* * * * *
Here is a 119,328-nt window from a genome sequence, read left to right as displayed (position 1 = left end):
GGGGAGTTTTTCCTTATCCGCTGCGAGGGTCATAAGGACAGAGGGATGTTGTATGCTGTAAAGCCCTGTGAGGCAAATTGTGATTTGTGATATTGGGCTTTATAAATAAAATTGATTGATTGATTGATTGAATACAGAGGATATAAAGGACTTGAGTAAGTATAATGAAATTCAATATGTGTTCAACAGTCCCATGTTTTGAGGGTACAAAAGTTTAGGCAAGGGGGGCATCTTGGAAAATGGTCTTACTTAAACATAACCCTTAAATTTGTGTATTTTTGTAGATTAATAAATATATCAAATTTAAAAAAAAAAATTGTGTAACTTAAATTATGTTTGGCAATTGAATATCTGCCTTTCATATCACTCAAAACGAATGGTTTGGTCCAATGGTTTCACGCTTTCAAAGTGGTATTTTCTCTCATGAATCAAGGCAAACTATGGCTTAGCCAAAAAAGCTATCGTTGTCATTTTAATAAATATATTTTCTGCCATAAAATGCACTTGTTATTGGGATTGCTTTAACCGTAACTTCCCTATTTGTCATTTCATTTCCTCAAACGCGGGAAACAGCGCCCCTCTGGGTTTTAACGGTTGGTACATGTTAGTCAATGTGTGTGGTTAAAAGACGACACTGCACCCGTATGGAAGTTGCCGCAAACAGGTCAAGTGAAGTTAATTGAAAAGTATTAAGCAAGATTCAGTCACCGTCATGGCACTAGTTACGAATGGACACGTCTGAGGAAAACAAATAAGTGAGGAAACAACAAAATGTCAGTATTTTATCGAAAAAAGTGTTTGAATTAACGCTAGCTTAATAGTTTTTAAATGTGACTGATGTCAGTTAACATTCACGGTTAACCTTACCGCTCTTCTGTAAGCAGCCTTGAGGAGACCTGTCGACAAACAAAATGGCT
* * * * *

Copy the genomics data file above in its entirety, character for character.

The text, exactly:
Here is a 119,328-nt window from a genome sequence, read left to right as displayed (position 1 = left end):
GGGGAGTTTTTCCTTATCCGCTGCGAGGGTCATAAGGACAGAGGGATGTTGTATGCTGTAAAGCCCTGTGAGGCAAATTGTGATTTGTGATATTGGGCTTTATAAATAAAATTGATTGATTGATTGATTGAATACAGAGGATATAAAGGACTTGAGTAAGTATAATGAAATTCAATATGTGTTCAACAGTCCCATGTTTTGAGGGTACAAAAGTTTAGGCAAGGGGGGCATCTTGGAAAATGGTCTTACTTAAACATAACCCTTAAATTTGTGTATTTTTGTAGATTAATAAATATATCAAATTTAAAAAAAAAAATTGTGTAACTTAAATTATGTTTGGCAATTGAATATCTGCCTTTCATATCACTCAAAACGAATGGTTTGGTCCAATGGTTTCACGCTTTCAAAGTGGTATTTTCTCTCATGAATCAAGGCAAACTATGGCTTAGCCAAAAAAGCTATCGTTGTCATTTTAATAAATATATTTTCTGCCATAAAATGCACTTGTTATTGGGATTGCTTTAACCGTAACTTCCCTATTTGTCATTTCATTTCCTCAAACGCGGGAAACAGCGCCCCTCTGGGTTTTAACGGTTGGTACATGTTAGTCAATGTGTGTGGTTAAAAGACGACACTGCACCCGTATGGAAGTTGCCGCAAACAGGTCAAGTGAAGTTAATTGAAAAGTATTAAGCAAGATTCAGTCACCGTCATGGCACTAGTTACGAATGGACACGTCTGAGGAAAACAAATAAGTGAGGAAACAACAAAATGTCAGTATTTTATCGAAAAAAGTGTTTGAATTAACGCTAGCTTAATAGTTTTTAAATGTGACTGATGTCAGTTAACATTCACGGTTAACCTTACCGCTCTTCTGTAAGCAGCCTTGAGGAGACCTGTCGACAAACAAAATGGCT